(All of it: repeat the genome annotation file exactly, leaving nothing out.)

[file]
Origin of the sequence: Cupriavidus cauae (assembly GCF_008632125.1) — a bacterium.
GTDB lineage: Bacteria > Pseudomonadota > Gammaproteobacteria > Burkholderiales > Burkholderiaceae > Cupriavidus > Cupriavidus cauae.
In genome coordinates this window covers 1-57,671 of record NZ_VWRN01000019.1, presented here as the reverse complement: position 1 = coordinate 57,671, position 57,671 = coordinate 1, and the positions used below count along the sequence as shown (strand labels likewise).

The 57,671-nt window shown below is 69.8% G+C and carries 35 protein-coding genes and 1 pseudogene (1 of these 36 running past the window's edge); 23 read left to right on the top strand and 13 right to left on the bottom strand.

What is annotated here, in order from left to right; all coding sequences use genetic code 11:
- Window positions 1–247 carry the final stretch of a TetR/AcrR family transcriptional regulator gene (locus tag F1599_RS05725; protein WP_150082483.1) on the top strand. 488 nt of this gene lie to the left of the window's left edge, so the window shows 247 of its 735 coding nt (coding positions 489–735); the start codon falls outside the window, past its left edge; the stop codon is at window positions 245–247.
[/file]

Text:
Origin of the sequence: Cupriavidus cauae (assembly GCF_008632125.1) — a bacterium.
GTDB lineage: Bacteria > Pseudomonadota > Gammaproteobacteria > Burkholderiales > Burkholderiaceae > Cupriavidus > Cupriavidus cauae.
In genome coordinates this window covers 1-57,671 of record NZ_VWRN01000019.1, presented here as the reverse complement: position 1 = coordinate 57,671, position 57,671 = coordinate 1, and the positions used below count along the sequence as shown (strand labels likewise).

The 57,671-nt window shown below is 69.8% G+C and carries 35 protein-coding genes and 1 pseudogene (1 of these 36 running past the window's edge); 23 read left to right on the top strand and 13 right to left on the bottom strand.

What is annotated here, in order from left to right; all coding sequences use genetic code 11:
- Window positions 1–247 carry the final stretch of a TetR/AcrR family transcriptional regulator gene (locus tag F1599_RS05725; protein WP_150082483.1) on the top strand. 488 nt of this gene lie to the left of the window's left edge, so the window shows 247 of its 735 coding nt (coding positions 489–735); the start codon falls outside the window, past its left edge; the stop codon is at window positions 245–247.